A computer class offered for the second year at the Boonslick Technical Education Center gives students hands-on experience fixing computers, and they’ll donate all the computers they fix.
In David Hopkins’ IT Fundamentals class, which started when he took over the computer program last year, students learn how to fix computers by practicing on old and broken computers people have donated to the school.
Hopkins started the recycling program, Repair it Forward, when he was teaching at North Callaway High School in Kingdom City, then continued it at the Columbia Area Career Center. It came together after he heard about the Microsoft Refurbisher program that lets people refurbishing PCs install Windows and Microsoft Office for just a few dollars, and he started installing the software on the computers his students fixed in class.
At first, Hopkins’ students were repairing the computers for the school to use. Pretty soon, there were more ready-to-use computers than the school needed, so Hopkins started reaching out to local charities to find someone who could use them.
“It kind of just evolved from there,” he said.
Hopkins’ class gave junior Mason Rhoades the chance to do what he’s dreamed: work with computers. On Thursday, he was trying to figure out how to get a broken CPU to turn on, checking the wires to make sure they were all plugged in.
MarQuise Coleman took another one of Hopkins’ classes before this one – video game design. He liked Hopkins and is interested in computers, so he signed up for the IT Fundamentals. Rhoades came to the class by way of video games, too. He’s an avid gamer and said knowing how a computer works and how to fix one would useful if he got into professional gaming.
Video gaming and design are growing as professions and a way to get scholarships to college, but there are plenty of other careers working in computers. Computer and information technology jobs are expected to grow 12 percent between 2018 and 2028, according to the U.S. Bureau of Labor Statistics.
That’s more than 500,000 new jobs available for people who can work with computers, and the industry’s median wage of $86,320 is more than double the $38,640 median wage for all occupations, according to the bureau.
Because of how many jobs and career fields in the future will require computer skills, it’s important to have those classes available at a vocational education school, BTEC Director Carri Risner said. Having introductory-level courses in computer hardware and software like the IT fundamentals and video game design classes gets students exposed to the subjects and gives them the fundamental skills to learn more, Risner said.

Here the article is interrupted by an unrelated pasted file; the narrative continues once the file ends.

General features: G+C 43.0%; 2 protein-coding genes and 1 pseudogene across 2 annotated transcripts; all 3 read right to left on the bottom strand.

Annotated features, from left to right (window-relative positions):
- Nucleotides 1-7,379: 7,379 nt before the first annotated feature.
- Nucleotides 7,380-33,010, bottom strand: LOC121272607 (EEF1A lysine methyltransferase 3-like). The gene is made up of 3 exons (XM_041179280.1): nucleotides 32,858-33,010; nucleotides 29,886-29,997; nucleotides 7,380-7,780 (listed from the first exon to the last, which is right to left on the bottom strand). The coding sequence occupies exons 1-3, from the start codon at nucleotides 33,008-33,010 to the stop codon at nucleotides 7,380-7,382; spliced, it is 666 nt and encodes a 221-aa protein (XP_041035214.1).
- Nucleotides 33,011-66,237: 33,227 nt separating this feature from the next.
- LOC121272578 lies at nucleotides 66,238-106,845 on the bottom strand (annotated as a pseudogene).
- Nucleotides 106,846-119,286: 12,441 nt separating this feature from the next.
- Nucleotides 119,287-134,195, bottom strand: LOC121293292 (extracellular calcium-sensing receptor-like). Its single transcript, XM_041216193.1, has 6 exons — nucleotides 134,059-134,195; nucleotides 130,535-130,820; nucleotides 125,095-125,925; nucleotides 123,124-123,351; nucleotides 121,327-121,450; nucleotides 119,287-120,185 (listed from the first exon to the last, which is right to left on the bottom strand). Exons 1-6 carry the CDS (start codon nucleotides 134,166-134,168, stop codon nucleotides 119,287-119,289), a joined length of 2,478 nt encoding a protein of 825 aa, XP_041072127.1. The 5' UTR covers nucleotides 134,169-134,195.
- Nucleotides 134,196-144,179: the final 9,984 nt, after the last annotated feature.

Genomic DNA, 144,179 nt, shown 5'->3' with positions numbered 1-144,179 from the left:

Learning how to troubleshoot is a big part of the course, Hopkins said. Working in pairs and groups, all hunched over the bench in the back of the room with their hands inside open CPUs, his students went back and forth on what could be the root of the problem with their machine.
“The big advantage with donated machines is you never know what you’ll get,” Hopkins said. “Every machine is a new troubleshooting challenge.”
Hopkins is always looking for people to donate computers — desktops or laptops in any condition. Before the first home football game on Sep. 13, he’ll be accepting donations at the BTEC. Just over two weeks into the new school year, Hopkins’ students have already repaired three computers, plus the two lab computers they took apart and reassembled, he said.
“One of our first activities is starting with a machine that runs. Take all that apart, put it all together, and we’ll see if it still runs,” Hopkins said. “If they’ve got that, it’s a good way to start the year.”
Risner said the school hasn’t determined who it’s going to donate computers to after the students fix them, but she thinks they’ll figure that out soon.
Hopkins retired from Columbia two years ago, but came out of retirement to spend two years helping rebuild the computer program in Boonville. He had been a mentor to Lawrence Williams, who left the BTEC right as Hopkins was retiring, so he came in to take Williams’ place for a spell.
It’s difficult to find people to teach career technical education because the people who are qualified to do it are often already doing it within their industry, Risner said. It’s hard to pull someone from industry, especially when they’d be taking a pay cut to teach.
“We want to find somebody just as committed to continuing and leading what (Hopkins) started into the right direction,” Risner said. “Especially with Repair it Forward and all the other things he’s putting into place now that he’s established procedures for how they’ll work.”
When he goes back into retirement after this school year ends, Hopkins hopes he’ll leave the program in a good place, having started the recycling program and a new technical math class during his short tenure.
“The idea is to get this rolling for the next person who comes,” Hopkins said.